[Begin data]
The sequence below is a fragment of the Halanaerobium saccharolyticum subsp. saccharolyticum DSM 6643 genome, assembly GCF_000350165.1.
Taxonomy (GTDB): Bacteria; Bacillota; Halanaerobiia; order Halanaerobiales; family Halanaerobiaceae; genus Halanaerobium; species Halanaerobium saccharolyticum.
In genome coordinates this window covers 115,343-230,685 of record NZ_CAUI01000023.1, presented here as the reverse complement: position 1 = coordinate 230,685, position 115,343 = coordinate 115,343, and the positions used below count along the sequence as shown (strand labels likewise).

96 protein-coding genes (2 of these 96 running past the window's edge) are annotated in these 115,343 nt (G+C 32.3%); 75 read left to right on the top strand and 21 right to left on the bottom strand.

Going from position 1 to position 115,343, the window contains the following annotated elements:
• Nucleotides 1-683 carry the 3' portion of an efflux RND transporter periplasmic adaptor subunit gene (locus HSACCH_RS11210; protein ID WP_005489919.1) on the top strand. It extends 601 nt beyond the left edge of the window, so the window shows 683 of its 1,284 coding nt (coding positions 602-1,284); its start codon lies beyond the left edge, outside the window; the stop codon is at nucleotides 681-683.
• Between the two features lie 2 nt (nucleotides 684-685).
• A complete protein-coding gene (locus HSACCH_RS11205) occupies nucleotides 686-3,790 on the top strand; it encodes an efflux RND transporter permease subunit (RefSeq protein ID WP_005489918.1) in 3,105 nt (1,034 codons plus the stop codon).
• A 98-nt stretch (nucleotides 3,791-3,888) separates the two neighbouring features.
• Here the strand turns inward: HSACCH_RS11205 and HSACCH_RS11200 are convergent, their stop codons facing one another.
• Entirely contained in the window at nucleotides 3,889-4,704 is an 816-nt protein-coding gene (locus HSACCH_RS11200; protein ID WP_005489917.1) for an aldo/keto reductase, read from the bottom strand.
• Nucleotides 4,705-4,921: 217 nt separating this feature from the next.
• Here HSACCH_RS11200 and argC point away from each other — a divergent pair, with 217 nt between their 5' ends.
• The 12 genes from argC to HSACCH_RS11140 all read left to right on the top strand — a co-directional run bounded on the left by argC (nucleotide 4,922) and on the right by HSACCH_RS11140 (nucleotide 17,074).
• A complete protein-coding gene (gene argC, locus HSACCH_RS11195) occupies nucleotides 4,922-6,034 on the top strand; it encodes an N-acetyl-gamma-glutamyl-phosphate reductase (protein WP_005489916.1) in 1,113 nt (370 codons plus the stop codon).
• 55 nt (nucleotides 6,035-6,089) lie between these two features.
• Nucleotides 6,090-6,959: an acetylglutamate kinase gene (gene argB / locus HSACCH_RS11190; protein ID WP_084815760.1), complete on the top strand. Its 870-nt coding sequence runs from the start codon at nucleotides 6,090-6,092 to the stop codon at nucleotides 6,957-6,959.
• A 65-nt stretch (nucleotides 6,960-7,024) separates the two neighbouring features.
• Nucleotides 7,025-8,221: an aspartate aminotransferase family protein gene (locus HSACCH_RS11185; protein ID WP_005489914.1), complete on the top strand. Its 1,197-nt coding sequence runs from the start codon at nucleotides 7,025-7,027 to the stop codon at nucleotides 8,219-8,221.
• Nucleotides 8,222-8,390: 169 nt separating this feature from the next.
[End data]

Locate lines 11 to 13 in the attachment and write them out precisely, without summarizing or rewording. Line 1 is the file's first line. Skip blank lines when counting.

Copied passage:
• Entirely contained in the window at nucleotides 3,889-4,704 is an 816-nt protein-coding gene (locus HSACCH_RS11200; protein ID WP_005489917.1) for an aldo/keto reductase, read from the bottom strand.
• Nucleotides 4,705-4,921: 217 nt separating this feature from the next.
• Here HSACCH_RS11200 and argC point away from each other — a divergent pair, with 217 nt between their 5' ends.